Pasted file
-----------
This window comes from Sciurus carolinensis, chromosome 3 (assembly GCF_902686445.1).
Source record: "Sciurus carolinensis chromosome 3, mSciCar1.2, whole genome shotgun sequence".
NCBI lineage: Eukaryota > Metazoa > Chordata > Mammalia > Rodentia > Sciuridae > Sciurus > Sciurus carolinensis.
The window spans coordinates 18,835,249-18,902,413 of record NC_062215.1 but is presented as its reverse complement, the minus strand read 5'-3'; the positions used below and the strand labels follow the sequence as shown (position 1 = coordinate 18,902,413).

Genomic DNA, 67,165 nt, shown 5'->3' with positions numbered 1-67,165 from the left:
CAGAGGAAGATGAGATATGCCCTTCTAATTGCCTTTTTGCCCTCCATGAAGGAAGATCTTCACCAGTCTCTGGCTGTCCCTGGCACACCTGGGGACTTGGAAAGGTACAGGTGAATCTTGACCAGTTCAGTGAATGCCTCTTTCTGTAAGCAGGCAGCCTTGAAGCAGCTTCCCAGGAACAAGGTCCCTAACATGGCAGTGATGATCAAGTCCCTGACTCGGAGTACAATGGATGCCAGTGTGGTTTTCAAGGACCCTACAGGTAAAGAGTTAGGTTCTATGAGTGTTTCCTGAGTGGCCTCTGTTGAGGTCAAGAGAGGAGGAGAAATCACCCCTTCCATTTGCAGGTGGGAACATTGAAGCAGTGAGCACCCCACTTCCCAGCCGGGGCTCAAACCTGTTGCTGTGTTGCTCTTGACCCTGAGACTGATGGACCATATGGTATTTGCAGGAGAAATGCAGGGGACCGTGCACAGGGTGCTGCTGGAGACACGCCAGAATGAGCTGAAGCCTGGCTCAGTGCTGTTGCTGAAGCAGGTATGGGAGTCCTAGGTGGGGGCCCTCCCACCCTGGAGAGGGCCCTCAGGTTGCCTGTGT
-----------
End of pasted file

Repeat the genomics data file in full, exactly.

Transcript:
This window comes from Sciurus carolinensis, chromosome 3 (assembly GCF_902686445.1).
Source record: "Sciurus carolinensis chromosome 3, mSciCar1.2, whole genome shotgun sequence".
NCBI lineage: Eukaryota > Metazoa > Chordata > Mammalia > Rodentia > Sciuridae > Sciurus > Sciurus carolinensis.
The window spans coordinates 18,835,249-18,902,413 of record NC_062215.1 but is presented as its reverse complement, the minus strand read 5'-3'; the positions used below and the strand labels follow the sequence as shown (position 1 = coordinate 18,902,413).

Genomic DNA, 67,165 nt, shown 5'->3' with positions numbered 1-67,165 from the left:
CAGAGGAAGATGAGATATGCCCTTCTAATTGCCTTTTTGCCCTCCATGAAGGAAGATCTTCACCAGTCTCTGGCTGTCCCTGGCACACCTGGGGACTTGGAAAGGTACAGGTGAATCTTGACCAGTTCAGTGAATGCCTCTTTCTGTAAGCAGGCAGCCTTGAAGCAGCTTCCCAGGAACAAGGTCCCTAACATGGCAGTGATGATCAAGTCCCTGACTCGGAGTACAATGGATGCCAGTGTGGTTTTCAAGGACCCTACAGGTAAAGAGTTAGGTTCTATGAGTGTTTCCTGAGTGGCCTCTGTTGAGGTCAAGAGAGGAGGAGAAATCACCCCTTCCATTTGCAGGTGGGAACATTGAAGCAGTGAGCACCCCACTTCCCAGCCGGGGCTCAAACCTGTTGCTGTGTTGCTCTTGACCCTGAGACTGATGGACCATATGGTATTTGCAGGAGAAATGCAGGGGACCGTGCACAGGGTGCTGCTGGAGACACGCCAGAATGAGCTGAAGCCTGGCTCAGTGCTGTTGCTGAAGCAGGTATGGGAGTCCTAGGTGGGGGCCCTCCCACCCTGGAGAGGGCCCTCAGGTTGCCTGTGT